Thursday, July 24, 2014

If Education Took the DiSC

The Organization of Economic Cooperation and Development (OECD) recently released a report called Measuring Innovation in Education: A New Perspective, Educational Research and Innovation

Instead of a test for innovation, I think we should give Education the DiSC

First, some housekeeping. My uncles were giving me grief the other weekend for blogging about the same topic over and over (I believe "one-trick pony" was the exact term...), so I'm hoping to use enough jargon to weed them out before I start in:

Pedagogy. Metrics. Assessment. Correlation. Critical thinking. Active learning. Maker movement. BYOD. Competency-based education. Intrinsic motivation. Growth mindset. 

There, that oughta do it. 

Friday, July 11, 2014

Hurry Up and Wait

As Randal Graves says in the classic Clerks: "This job would be great if it wasn't for the [bleeping] customers."

Higher education has done things a certain way for a long time, and that's been acceptable because most of the students could work with it. But the changes in student population, coupled with the lofty goals set for college graduation and ever-increasing requirements to enter the job fields that pay a living wage, require us to rethink some of the assumptions we've been able to make in the past.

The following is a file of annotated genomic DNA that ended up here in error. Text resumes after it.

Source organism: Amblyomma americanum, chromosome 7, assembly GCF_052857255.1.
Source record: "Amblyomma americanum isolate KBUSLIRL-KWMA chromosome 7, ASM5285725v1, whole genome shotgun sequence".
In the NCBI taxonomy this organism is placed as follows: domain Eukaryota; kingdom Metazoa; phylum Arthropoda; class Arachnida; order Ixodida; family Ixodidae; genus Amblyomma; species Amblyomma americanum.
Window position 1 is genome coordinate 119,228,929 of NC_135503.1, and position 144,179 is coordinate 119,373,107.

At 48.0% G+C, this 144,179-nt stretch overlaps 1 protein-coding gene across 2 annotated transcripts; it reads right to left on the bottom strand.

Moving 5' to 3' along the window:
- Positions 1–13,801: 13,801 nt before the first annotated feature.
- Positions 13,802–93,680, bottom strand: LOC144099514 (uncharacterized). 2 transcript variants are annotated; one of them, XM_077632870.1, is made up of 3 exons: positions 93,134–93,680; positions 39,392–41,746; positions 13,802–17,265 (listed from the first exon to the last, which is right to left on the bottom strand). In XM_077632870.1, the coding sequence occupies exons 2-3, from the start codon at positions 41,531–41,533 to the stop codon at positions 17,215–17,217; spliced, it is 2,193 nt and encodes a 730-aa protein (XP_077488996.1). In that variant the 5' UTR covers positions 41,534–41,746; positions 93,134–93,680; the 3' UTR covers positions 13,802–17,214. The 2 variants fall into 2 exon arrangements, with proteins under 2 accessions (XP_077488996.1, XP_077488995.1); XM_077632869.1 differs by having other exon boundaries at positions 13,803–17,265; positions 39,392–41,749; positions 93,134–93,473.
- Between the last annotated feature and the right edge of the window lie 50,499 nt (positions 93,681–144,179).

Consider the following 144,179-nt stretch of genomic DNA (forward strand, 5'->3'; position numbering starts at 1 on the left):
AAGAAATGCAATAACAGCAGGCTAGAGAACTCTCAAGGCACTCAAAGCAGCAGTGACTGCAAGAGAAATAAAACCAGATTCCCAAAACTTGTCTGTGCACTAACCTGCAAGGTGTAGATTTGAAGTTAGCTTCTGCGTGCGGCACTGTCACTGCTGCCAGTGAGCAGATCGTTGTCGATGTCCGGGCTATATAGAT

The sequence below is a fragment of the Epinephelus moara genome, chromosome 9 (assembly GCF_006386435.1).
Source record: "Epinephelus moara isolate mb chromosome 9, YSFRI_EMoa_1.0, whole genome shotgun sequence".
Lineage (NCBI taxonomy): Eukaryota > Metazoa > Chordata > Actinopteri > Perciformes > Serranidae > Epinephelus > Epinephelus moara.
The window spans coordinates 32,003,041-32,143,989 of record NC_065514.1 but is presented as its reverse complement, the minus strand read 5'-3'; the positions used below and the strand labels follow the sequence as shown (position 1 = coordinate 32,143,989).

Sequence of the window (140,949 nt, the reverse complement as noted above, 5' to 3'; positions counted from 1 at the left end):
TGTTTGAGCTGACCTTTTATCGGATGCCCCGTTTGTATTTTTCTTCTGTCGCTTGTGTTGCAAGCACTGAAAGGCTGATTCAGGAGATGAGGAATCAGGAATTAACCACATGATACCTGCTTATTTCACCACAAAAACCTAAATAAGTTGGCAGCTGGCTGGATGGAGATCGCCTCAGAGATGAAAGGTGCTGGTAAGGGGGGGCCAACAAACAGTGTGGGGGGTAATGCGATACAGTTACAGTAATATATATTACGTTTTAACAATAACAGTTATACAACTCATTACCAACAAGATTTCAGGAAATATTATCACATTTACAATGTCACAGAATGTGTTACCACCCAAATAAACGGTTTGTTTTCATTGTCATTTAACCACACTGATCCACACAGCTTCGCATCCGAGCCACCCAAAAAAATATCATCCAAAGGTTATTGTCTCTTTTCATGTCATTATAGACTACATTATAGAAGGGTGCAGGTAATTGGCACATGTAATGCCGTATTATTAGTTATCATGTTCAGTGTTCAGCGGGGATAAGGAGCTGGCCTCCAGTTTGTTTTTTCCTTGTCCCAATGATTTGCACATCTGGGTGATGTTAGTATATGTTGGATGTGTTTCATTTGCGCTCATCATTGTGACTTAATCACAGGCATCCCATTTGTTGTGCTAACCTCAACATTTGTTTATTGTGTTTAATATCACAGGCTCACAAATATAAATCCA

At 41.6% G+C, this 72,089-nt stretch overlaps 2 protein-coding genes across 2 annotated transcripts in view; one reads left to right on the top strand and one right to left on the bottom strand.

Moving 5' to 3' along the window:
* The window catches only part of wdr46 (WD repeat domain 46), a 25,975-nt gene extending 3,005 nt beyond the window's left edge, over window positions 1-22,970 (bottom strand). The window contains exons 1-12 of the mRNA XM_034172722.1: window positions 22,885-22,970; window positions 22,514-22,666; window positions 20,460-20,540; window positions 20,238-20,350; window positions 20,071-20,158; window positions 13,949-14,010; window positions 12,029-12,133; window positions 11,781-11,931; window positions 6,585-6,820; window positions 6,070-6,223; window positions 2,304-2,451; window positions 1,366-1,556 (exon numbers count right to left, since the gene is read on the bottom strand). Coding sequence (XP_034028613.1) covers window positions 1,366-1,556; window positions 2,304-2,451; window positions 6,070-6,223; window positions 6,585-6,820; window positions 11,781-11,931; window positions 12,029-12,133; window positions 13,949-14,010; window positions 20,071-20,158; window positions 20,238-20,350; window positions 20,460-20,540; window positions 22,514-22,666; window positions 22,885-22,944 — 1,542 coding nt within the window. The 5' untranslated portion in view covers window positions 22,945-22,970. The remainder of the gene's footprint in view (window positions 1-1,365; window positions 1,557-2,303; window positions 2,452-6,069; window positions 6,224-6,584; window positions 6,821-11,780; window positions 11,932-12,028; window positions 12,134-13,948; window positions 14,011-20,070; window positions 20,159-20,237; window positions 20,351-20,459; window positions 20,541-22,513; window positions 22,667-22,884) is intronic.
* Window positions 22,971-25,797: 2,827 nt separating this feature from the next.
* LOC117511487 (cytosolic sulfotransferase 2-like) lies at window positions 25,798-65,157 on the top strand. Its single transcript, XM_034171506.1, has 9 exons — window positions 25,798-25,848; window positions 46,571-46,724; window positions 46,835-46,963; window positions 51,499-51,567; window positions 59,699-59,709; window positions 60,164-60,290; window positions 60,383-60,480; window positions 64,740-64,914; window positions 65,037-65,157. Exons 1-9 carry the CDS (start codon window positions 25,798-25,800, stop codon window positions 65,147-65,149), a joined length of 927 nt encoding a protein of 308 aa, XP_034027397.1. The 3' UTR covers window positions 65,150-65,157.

This is an issue because, as we continue to figure out how to help students be more successful in college, the answer becomes more and more evident. We just have to hurry up and wait. 

In California, a 2-year degree takes more like 4 years. Why? Sometimes, students need some advising to make sure they take the right classes. Sometimes, colleges can't offer the classes that students need when students need it because of budget cuts.

Sometimes, students need to take care of business first. There are numerous articles about developmental education and how ineffective and detrimental the added time is for students. The most prominent is Complete College America's 2012 Time is the Enemy, which states:
Time is the enemy of college completion...The longer it takes, the more life
gets in the way of success.
That doggone life gets in the way of everything.

Wednesday, July 2, 2014

First Things First


One of my favorite parts of Stephen Covey's The 7 Habits of Highly Effective People is "Habit 3: Put First Things First." I read this book for one of my introductory education classes, and my professor used the demonstration in which there is a large jar and several different sizes of rocks. She first put as many large rocks as could fit, and asked "Is there still room?" We said yes, so she put as many of the next-largest sized rocks as could fit, and asked again if there was still room. She did this all the way until we'd gotten to pouring sand and then water into the jar. 

The first lesson my writing students get is on subjects and verbs because once a writer can pick those out, most of those other pieces (commas, modifiers, verb usage, structure) fall into place. We practice "sentence sifting" - a challenge to students to "sift" a sentence down to the three most important words. 


In other words, take care of the most important things first and the rest will find its place. 
This is a lesson we seem to forget in higher education. 
If we break down higher education to the three most important words, the ideal sift is "Faculty teach students." 


I'm not sure this is the case if we take a look at the hot topics in higher ed. 

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